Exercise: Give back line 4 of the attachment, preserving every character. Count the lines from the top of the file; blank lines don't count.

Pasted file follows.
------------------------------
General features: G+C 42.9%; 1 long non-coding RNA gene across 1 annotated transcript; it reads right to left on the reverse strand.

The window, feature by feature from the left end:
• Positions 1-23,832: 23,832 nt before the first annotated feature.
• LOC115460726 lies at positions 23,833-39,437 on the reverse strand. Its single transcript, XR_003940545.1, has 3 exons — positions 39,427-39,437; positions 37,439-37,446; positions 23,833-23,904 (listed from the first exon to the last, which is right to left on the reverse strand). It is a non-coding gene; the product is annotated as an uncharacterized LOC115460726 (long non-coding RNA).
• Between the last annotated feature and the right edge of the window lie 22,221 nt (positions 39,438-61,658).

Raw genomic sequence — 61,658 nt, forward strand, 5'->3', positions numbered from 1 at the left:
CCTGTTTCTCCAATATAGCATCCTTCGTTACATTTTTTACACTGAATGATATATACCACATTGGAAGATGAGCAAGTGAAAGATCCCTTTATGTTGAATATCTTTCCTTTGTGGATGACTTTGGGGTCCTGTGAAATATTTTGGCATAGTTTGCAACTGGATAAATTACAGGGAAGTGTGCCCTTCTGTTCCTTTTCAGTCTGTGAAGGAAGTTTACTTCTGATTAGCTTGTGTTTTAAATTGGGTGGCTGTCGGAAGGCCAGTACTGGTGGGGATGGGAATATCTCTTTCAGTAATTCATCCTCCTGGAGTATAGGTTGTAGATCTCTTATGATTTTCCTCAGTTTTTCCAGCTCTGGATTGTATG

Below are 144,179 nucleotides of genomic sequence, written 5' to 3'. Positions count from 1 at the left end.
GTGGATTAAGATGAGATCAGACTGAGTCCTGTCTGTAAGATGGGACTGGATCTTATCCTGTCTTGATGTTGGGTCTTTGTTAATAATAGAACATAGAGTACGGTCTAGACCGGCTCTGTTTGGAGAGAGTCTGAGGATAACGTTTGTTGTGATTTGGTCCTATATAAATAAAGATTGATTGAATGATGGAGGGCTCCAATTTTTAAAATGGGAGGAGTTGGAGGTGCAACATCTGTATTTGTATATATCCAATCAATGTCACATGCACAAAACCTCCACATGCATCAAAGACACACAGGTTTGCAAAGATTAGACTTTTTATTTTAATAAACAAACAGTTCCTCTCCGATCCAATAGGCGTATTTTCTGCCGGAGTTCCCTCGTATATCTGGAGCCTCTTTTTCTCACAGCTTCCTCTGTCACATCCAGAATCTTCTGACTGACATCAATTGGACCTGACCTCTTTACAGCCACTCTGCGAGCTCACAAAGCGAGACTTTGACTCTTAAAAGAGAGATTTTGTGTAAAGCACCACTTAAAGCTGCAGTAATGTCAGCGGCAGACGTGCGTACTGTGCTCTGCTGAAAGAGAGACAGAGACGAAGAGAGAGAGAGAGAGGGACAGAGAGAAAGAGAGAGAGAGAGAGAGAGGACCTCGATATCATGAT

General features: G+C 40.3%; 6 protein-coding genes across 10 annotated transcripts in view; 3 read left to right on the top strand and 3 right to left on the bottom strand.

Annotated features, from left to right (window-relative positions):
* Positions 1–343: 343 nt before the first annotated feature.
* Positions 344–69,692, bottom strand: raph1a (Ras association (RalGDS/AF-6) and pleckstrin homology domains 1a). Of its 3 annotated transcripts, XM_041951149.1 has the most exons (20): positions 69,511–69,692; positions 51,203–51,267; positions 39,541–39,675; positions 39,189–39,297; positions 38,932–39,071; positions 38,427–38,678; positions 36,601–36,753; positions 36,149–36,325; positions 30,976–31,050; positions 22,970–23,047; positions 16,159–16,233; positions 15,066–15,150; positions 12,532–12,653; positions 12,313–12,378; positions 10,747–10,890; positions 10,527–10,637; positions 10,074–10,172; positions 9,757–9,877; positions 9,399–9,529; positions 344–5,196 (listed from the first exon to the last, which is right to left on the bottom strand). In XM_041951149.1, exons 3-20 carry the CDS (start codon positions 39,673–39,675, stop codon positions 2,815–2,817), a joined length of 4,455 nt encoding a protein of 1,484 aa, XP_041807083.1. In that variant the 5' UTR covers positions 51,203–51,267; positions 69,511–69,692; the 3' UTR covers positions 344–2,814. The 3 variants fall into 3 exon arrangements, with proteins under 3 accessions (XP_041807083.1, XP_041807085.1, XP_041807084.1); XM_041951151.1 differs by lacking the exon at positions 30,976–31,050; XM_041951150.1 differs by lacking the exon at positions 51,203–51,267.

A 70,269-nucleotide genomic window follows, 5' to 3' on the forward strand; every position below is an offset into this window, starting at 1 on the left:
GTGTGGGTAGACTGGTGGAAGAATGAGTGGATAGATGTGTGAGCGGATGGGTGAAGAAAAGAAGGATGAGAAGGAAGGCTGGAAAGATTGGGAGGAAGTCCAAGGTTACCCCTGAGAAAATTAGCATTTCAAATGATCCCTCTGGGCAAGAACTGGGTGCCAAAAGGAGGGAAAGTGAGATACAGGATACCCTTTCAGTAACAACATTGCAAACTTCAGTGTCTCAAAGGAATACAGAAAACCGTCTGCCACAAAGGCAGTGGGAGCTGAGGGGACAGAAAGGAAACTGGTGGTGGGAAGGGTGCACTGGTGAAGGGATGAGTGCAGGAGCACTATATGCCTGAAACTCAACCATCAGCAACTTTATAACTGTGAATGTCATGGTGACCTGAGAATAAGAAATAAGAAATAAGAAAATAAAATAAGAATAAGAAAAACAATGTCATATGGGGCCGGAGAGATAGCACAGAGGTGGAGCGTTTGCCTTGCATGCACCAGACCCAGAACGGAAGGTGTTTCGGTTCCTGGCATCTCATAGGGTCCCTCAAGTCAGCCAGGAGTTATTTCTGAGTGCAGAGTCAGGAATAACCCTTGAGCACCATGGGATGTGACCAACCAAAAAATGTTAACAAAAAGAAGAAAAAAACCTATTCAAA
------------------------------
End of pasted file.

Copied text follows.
• LOC115460726 lies at positions 23,833-39,437 on the reverse strand. Its single transcript, XR_003940545.1, has 3 exons — positions 39,427-39,437; positions 37,439-37,446; positions 23,833-23,904 (listed from the first exon to the last, which is right to left on the reverse strand). It is a non-coding gene; the product is annotated as an uncharacterized LOC115460726 (long non-coding RNA).